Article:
Originally from Southeast Asia, Burmese pythons are perhaps best known in the U.S. for the havoc they’ve been creating in the Everglades. Kept as pets and released into the wild, they can grow to nearly 20 feet long, and are hunting animals like marsh rabbits toward extinction (a problem Florida is trying to address with an annual Python Removal Competition).
But in the lab, at a diminutive 3 feet in length, Burmese pythons may hold valuable lessons about diabetes.
Burmese pythons are capable of going four to six weeks between meals. When they do eat, their biology undergoes an extreme makeover. Cells in their gastrointestinal tract multiply rapidly, growing the intestine to six times its normal size within three days. Metabolism ramps up, boosting consumption of glucose and other fuels. Then everything goes back to baseline.
This unusual metabolism is what interested endocrinology researcher Nick Stylopoulos, MD. In 2013, he had published a highly reported diabetes study in Science. It showed, in a rat model, that bariatric surgery causes the small intestine to take up and burn blood sugar.
The unexpected sugar uptake is shown by this PET scan of the intestines (note the increased yellow and orange in the rat on the right). It seemed to explain why type 2 diabetes rapidly resolves in people undergoing bariatric surgery for obesity, even before they lose much weight. The study also found increased levels of a glucose transporter molecule that draws sugar out of the blood.
Based on these findings, Stylopoulos proposed that it might be possible to lower blood sugar in people with diabetes by focusing on the intestine — an organ no one had thought of as a target in the past.
“It was a very unique concept and people were questioning it,” says Stylopoulos. “People in the diabetes field focus on insulin secretion to control glucose levels and ways to increase insulin sensitivity. What we’re saying is there might be a way to increase glucose disposal in the gut that may not be dependent on insulin.”
It was clear to Stylopoulos that his lab needed to search for other models of intestinal fuel utilization. The effort was spearheaded by Eirini Nestoridi, MD, in his lab at Boston Children’s Hospital.
Looking at the scientific literature, they learned that Stephen Secor, PhD, at the University of Alabama had done PET scans of Burmese pythons. Secor’s findings mirrored what Stylopoulos had seen with bariatric surgery in the rats: The snakes’ GI tracts seemed to light up with glucose markers after feeding. “We have to study that,” Stylopoulos resolved.
The more Stylopoulos read up on Burmese pythons, the more he wanted to study them. In 1998, Secor and well-known scientist Jared Diamond, PhD, described the animals’ unusual physiology in an article entitled, “A vertebrate model of extreme physiological regulation.”
Secor and Diamond noted that changes in metabolites and regulatory factors are much easier to track in Burmese pythons, thanks to their episodic feeding habits, than in people or other mammals that eat small, frequent meals. For this reason, they wrote, pythons are ideal for studying physiologic regulation, in much the way the unusually large axons of squid helped researchers study action potentials in the nervous system.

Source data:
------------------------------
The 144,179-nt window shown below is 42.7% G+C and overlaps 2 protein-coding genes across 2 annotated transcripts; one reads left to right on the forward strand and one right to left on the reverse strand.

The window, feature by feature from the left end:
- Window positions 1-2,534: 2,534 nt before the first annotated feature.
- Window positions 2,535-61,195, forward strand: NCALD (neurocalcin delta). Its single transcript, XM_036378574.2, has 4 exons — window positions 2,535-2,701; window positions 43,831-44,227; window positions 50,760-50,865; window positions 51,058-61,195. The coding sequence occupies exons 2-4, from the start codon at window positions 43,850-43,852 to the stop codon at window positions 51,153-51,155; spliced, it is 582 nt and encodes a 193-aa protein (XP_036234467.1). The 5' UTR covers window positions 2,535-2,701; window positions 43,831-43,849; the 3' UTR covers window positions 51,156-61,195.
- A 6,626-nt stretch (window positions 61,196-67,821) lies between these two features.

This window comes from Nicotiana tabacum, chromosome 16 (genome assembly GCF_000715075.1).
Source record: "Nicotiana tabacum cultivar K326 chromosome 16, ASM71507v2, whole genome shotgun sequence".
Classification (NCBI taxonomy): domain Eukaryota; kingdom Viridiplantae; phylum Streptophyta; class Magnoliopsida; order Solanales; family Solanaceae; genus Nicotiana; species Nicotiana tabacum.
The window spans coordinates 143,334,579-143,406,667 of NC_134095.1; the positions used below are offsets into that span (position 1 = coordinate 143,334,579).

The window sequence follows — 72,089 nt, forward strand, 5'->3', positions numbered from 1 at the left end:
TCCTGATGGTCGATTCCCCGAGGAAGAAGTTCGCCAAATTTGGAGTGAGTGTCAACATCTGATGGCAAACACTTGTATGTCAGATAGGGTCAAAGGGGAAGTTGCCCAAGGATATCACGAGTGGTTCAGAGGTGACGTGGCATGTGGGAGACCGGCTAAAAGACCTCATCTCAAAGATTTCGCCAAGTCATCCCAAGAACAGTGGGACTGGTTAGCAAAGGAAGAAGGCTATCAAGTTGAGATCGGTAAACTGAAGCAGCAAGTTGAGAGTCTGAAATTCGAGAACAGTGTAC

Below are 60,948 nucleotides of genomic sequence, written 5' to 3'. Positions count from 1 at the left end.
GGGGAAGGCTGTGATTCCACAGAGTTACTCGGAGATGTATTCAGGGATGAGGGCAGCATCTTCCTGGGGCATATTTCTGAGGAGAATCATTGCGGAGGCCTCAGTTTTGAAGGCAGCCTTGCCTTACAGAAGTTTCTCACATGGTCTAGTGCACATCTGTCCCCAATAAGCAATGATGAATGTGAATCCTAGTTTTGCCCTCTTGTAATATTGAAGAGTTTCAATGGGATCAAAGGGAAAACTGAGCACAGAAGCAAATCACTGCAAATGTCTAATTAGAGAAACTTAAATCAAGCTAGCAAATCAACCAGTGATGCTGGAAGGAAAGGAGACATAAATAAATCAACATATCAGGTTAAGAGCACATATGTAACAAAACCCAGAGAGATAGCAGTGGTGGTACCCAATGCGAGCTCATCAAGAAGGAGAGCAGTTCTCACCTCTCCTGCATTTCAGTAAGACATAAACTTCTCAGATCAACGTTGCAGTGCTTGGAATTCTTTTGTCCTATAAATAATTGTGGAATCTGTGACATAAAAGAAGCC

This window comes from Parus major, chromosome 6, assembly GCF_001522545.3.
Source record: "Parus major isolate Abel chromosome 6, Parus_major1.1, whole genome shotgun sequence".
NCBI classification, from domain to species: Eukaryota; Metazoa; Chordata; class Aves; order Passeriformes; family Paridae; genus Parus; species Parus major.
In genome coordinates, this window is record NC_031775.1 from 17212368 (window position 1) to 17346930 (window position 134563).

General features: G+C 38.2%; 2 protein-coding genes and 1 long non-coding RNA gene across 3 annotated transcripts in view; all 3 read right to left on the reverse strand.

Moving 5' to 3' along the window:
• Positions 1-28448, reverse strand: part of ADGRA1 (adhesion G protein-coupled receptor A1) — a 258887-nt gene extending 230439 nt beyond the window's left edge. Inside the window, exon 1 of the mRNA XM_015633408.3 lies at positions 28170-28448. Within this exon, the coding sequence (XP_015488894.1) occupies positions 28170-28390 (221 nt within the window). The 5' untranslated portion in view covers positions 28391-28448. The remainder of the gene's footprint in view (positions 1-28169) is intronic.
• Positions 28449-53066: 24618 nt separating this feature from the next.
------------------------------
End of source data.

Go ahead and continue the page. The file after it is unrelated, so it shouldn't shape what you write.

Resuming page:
“It’s a rapid effect: You give food to a python, and the intestine lights up,” Stylopoulos elaborates. “You naturally have this extreme physiologic response — you don’t have to do any manipulation.”
Fortuitously, Burmese pythons’ genomes had just been sequenced. A team led by researchers at the University of Colorado found “massive rapid” changes in gene activity, including many genes influencing organ size and metabolism.
Setting up a python lab
Stylopoulos and colleagues have picked up where these studies left off. With the help of a pilot grant from Boston Children’s, they set out to establish a research program that will be one of just three in the U.S. to study Burmese pythons for medical reasons. (The others are in, you guessed it, Alabama and Colorado.)
For the inexperienced person, these are not animals that are easy to handle.” After clearing the project with state officials and finding special housing for the pythons, they needed to learn to work with them. Though the snakes are docile and friendly, even playful, their tendency to climb up peoples’ arms can be unnerving, and they do bite. “For the inexperienced person, these are not animals that are easy to handle,” says Stylopoulos.
He figured they’d seek training from experts in Alabama or the Everglades, but Arthur Nedder, DVM, a veterinarian with the animal research facility at Boston Children’s, offered his expertise. “Arthur saw the project and said he was very excited about this, because he loves snakes,” says Stylopoulos. “He said that he’s super comfortable handling them and could help us and eventually teach us. This was so lucky.”
The initial studies, involving 10 pythons, will analyze gene expression in intestinal tissue before and after meals to see what new proteins are being made. The studies will also look for what triggers the abrupt change in the snakes’ physiology. The researchers suspect that it’s the mechanical forces placed on the intestinal wall by a large meal, but they’re also investigating whether one or more nutrients flip the switch.
“Not many studies have looked at pythons at the molecular level,” says Stylopoulos. “What will be interesting is the cascade of events after the initial trigger.”
The pythons may also help researchers understand growth signals in the intestines, which could help in treating short bowel syndrome. They may also shed light on how intestinal cells can proliferate so much without causing cancer.
“The more we work with these animals, the more we admire them and respect them,” says Stylopoulos. “I never thought my research would go in this direction, but they’re a fascinating model and may help us understand human diseases and define novel treatments.”